Before Calipari could answer, Brown jumped in and said, “Yes.”

Laughs all around. But Calipari did talk more seriously about his son, while showing that Brad is going to catch some good-natured ribbing from his father for as long as he’s in Lexington. For starters, John Calipari said his wife has been to three practices in his coaching career -- and two were this season.

“My son was playing Mychal Mulder,” Calipari said. “Mychal went right and dunked on him. Then he went right and dunked on him. These are four straight plays. Then he crossed over, and he dunked on him, and he dunked on him. And I said, ‘Son, he just dunked on you four times.’ He said, ‘My hip is bothering me. Well, you better get it replaced. I don't know what to tell you, but he can't be doing that. But Brad came back, and he said, ‘You know what, I was too tight. I've got to get hands up and make sure I'm retreating back because I can't let him run by me.’ That's what playing against good players does. . . .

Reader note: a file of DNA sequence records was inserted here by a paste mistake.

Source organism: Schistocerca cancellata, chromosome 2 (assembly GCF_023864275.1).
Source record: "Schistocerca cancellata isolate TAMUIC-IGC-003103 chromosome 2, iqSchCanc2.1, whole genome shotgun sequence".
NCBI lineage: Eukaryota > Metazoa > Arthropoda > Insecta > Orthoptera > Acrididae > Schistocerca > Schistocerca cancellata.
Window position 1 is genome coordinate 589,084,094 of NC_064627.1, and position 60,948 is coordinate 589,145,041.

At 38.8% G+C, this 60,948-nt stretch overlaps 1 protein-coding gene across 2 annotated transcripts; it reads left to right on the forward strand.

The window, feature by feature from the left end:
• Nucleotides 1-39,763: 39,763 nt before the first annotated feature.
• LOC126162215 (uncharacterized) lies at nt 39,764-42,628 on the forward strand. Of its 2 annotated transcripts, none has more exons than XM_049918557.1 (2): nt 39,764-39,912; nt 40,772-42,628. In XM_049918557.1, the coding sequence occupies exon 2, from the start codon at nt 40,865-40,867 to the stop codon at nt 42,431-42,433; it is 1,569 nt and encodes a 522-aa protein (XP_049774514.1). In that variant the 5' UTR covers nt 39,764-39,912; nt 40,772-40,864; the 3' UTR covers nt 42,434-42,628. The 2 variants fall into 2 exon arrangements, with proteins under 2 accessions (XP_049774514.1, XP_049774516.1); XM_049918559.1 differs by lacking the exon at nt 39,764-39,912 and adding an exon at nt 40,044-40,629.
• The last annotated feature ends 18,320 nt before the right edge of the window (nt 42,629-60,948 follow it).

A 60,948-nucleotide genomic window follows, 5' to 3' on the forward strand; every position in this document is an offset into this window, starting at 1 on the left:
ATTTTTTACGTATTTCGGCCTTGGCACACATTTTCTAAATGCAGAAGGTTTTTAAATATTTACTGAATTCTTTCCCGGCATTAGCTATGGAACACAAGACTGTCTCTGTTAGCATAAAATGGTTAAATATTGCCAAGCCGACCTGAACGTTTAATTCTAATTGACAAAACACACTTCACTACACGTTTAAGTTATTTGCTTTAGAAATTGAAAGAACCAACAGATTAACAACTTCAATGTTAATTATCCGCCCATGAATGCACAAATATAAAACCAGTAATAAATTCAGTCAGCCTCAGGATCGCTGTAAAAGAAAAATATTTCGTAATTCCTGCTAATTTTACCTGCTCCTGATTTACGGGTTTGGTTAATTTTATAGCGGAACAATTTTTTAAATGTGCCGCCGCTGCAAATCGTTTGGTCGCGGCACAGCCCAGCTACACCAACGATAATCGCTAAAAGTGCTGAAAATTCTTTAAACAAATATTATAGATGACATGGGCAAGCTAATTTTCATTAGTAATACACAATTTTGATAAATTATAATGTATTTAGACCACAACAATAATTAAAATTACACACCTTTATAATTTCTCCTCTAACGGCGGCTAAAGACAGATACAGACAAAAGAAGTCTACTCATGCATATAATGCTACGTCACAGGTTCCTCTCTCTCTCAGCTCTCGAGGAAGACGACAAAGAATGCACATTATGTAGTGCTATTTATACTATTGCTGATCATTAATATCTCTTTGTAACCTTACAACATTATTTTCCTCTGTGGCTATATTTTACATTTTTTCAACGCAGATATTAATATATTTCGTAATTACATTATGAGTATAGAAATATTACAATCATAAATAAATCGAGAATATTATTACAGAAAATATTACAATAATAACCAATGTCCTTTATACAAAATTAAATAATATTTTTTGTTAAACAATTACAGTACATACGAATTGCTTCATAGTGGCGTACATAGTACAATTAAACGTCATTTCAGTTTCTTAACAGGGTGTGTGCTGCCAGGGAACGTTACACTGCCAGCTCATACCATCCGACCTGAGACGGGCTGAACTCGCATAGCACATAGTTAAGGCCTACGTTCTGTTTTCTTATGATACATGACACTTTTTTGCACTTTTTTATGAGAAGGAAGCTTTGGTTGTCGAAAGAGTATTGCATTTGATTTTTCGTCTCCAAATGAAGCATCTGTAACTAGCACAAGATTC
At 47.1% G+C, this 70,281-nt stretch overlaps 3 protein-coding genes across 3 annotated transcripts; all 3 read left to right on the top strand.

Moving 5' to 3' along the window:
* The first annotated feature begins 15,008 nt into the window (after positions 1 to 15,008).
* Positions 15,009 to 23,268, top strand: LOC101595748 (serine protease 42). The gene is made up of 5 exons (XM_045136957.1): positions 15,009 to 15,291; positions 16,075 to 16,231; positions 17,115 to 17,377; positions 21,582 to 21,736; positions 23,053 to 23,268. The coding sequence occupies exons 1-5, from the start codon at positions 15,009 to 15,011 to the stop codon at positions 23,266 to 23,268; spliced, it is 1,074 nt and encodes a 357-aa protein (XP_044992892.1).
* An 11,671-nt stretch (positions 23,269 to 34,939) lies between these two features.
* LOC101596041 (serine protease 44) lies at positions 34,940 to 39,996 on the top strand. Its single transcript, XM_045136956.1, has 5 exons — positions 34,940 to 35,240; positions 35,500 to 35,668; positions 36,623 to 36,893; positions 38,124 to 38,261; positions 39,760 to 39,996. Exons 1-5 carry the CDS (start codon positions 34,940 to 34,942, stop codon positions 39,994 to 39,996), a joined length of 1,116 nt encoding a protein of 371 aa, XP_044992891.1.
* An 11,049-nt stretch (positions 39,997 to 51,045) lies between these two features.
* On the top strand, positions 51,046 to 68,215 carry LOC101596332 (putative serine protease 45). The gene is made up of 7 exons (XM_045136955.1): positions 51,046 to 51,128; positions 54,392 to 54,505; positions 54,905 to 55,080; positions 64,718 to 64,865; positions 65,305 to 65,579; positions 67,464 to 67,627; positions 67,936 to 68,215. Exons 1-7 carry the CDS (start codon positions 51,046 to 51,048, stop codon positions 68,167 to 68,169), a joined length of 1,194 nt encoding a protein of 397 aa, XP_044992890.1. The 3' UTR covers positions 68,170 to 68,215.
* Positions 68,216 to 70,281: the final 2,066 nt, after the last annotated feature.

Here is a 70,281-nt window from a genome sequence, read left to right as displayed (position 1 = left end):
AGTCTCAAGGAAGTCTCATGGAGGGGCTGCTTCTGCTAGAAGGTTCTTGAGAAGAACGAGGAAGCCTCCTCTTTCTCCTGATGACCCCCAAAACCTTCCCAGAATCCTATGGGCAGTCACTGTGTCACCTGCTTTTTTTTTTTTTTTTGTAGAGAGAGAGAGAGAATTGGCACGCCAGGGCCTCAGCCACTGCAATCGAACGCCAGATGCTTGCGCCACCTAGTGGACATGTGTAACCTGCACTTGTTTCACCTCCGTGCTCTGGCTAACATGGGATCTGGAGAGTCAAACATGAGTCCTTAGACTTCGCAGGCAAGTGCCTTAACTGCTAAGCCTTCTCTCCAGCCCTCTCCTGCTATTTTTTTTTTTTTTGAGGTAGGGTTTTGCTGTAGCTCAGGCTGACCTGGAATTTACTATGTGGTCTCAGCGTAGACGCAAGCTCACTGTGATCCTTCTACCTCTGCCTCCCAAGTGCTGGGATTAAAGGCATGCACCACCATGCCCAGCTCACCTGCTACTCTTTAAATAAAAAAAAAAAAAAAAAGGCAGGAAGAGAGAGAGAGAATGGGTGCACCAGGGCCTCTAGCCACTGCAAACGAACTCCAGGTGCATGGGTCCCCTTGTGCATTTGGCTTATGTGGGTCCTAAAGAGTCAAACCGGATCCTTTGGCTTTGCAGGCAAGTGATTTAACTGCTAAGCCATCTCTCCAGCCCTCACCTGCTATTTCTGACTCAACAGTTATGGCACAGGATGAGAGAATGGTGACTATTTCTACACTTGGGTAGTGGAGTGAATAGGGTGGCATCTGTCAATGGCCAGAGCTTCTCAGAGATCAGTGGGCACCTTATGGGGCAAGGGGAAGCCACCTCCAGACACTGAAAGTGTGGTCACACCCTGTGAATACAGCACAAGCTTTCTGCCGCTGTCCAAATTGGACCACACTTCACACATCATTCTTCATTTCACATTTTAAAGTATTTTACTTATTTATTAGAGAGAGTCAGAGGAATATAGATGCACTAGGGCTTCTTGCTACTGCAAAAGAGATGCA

“He's trying. He can shoot the ball. He knew coming here that you understand this is Kentucky. He wants to be challenged. He wants to see how good he can be. He's in the gym at night with Kenny (Payne). Works as hard as anybody, if not harder. Shoots it pretty well.  Biggest thing he told me that kind of got me to say, OK, you can do it, is he wanted to get into coaching, which I never knew when he told me that. OK, this is a good place to go if that's what you want to do. . . . He's a great kid. He's done some stupid stuff, though, I'm going to tell you.  He's got two sisters, Erin and Megan. I was with them the other day. One's 29, and one's 26. And I said to both girls, “At what age -- 40, 43, 44 -- are you going to get your own credit cards? At what age?”